Computer & Communication Industry Association
PublishedMarch 4, 2010

Intellectual Ventures Quick Hits

Since Steve Lohr’s New York Times critique on Intellectual Ventures, last month the blogosphere has lit up with discussion about back door schemes to file or threaten to file patent lawsuits. Revelations of IV’s skyrocketing lobbying expenses and political contributions as well as new strategy of licensing patents to lawsuit-happy NPEs have prompted a flurry of anti-IV sentiment.

What follows is a guide to the various articles posted since the February 18 NYT article:

  • Tech Crunch: Mike Masnick focuses on the revelation that IV has over 1100 shell companies, noting “No wonder IV can pretend it doesn’t sue anyone. It can simply hide behind its shell companies.”
  • Tech Flash: Todd Bishop discusses Nathan Myhrvold’s desperate attempt to combat the NYT article and save face in the court of public opinion.
  • Seattle Weekly: Brian Miller compares the NYT article with Nathan Myhrvold’s long-winded response in Harvard Business Journal.
  • Union Square Ventures: Venture capitalist Brad Burnham provides a point-by-point rebuttal of Myhrvold’s justification for his business model.
  • The Faster Times: Fred Wilson endorses Brad Burnhams views for why Myhrvold’s views on the patent system are wrong.
  • Enterprise Irregulars: An anonymous patent infringement attorney, who has been the victim of NPEs: “IV has collected over a billion dollars so that it can get more patents. They make no products. They apparently don’t funnel ideas to anyone else who makes products. Heck, the only useful thing I’ve seen out of IV is that mosquito-killing laser that Mr. Myhrvold showed off at TED this year.”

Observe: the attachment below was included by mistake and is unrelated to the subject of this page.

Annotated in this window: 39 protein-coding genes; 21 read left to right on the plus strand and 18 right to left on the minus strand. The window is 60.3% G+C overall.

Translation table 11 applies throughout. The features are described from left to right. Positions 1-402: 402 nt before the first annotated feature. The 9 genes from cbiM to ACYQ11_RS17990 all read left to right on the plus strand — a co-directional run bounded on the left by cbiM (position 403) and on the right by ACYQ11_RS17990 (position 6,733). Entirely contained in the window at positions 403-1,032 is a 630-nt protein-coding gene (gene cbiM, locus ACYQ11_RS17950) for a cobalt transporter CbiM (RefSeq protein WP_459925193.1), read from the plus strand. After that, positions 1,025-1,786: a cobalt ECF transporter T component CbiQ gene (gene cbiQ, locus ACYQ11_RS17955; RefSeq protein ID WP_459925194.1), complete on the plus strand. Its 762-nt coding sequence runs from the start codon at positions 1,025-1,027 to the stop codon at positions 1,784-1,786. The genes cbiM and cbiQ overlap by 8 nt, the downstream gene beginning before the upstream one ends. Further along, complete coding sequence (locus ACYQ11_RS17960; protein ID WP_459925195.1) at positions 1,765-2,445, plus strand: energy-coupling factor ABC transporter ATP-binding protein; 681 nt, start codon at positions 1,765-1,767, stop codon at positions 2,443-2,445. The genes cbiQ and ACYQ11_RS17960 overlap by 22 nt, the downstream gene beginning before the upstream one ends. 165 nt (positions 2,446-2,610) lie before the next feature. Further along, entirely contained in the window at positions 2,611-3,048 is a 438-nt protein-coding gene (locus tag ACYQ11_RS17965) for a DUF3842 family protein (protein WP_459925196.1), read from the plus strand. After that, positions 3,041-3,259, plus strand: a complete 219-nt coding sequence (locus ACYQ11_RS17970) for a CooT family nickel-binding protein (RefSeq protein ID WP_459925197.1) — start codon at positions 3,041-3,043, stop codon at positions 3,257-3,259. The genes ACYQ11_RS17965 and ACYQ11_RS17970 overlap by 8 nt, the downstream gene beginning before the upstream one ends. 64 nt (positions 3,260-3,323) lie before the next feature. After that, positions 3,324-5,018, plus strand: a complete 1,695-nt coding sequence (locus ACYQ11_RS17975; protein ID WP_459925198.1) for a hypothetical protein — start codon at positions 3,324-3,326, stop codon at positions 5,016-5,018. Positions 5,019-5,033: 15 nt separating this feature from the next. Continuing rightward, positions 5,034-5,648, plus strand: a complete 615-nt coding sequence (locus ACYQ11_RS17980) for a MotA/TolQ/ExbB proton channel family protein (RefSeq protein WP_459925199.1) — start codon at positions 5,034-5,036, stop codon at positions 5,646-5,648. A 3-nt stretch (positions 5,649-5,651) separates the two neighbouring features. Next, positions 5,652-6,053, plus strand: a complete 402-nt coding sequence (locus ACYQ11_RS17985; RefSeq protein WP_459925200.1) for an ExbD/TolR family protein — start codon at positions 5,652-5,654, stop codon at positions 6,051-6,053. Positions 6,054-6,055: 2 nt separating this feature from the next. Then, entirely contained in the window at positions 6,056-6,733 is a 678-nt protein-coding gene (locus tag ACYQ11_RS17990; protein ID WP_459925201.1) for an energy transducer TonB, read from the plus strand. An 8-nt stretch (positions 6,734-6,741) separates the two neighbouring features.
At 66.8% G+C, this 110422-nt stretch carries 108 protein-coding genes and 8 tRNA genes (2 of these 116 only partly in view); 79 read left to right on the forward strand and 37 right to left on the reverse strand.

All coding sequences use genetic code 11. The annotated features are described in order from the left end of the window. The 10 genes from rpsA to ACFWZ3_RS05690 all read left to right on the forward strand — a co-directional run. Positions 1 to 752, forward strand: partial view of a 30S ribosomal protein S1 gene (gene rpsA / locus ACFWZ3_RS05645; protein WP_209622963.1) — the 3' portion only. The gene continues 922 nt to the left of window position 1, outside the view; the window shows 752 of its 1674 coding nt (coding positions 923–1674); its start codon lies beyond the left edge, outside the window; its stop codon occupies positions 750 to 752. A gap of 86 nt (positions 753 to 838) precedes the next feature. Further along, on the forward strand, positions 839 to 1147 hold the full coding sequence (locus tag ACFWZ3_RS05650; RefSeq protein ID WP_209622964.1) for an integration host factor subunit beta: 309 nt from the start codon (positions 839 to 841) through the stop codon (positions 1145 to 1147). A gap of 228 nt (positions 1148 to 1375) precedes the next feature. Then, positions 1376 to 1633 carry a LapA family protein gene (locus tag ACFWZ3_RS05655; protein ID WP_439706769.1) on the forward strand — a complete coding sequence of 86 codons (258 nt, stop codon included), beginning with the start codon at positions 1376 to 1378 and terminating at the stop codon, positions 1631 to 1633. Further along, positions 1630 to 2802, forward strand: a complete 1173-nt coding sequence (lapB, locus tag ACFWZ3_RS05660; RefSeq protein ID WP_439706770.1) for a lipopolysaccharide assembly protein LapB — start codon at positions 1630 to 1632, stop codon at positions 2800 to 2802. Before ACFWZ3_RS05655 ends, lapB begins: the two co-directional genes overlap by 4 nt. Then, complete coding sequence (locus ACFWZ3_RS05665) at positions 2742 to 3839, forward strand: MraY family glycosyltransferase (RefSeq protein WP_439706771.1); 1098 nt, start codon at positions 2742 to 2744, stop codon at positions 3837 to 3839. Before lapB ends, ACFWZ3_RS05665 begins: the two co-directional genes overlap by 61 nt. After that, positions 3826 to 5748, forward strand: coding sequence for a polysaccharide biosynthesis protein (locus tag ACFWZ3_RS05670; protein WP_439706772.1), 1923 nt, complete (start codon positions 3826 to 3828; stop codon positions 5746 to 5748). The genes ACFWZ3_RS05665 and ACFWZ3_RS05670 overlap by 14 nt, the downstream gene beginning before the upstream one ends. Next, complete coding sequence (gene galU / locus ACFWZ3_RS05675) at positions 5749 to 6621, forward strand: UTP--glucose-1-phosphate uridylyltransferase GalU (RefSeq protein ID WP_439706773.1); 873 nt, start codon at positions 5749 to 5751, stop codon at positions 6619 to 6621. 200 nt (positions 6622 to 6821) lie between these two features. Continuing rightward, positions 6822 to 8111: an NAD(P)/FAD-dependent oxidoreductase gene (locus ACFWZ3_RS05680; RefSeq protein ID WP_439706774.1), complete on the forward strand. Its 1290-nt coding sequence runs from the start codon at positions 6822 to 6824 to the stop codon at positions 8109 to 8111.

• Against Monopoly: John Bennet concludes that “It doesn’t sound to me like Myhrvold has much interest in the poor inventors. Rather, he just seems to want their patents so he can make piles of money suing manufacturers.”
  • Boycott Novell: “Having had some direct experience with Myhrvold’s group (and hence my desire to remain anonymous), I suggest the following. “’Patent troll’ is too simplistic and limiting. Think of IV as a combination mob protection racket + ponzi monetization scheme.”
  • The Economist: This editorial takes a very skeptical view of Myhrvold’s defense, noting “Mr. Myhrvold may find that the suspicions against him of patent-trollery have a long half-life.”
  • Tech Dirt: Mike Masnick again posts on Intellectual Ventures, referencing the Enterprise Irregulars post to back up his anti-IV stance.
  • Dow Jones: Stuart Weinberg reveals IV’s recent licensing of patents to firms located in Marshall, TX, a haven for patent infringement lawsuits: “If IV is selling patents to more aggressive third parties, the strategy has merit, said Tom Ewing, principal consultant for Avancept, an intellectual-property consulting firm. For one, IV generates revenue from the sales. Second, if IV retains a stake in the patents, it can generate additional revenue. Third, and most important, the third parties can serve as “surrogates” to pressure potential IV licensees.”
  • Zusha Elinson notes that Verizon has sued TiVo regarding one of IV’s patents.
  • Tech Flash: Eric Engleman also discusses the Verizon-TiVo battle.
  • Wall Street Journal: Don Clark goes in-depth regarding IV decision to start selling patents to firms willing to file patent infringement lawsuits: “Merino says some such sales deals have a ‘back end.’ In other words, his firm can receive some revenue generated by the company that buys its patents, whether through a lawsuit or some other means. But IV does not control what the buyer does with them.”
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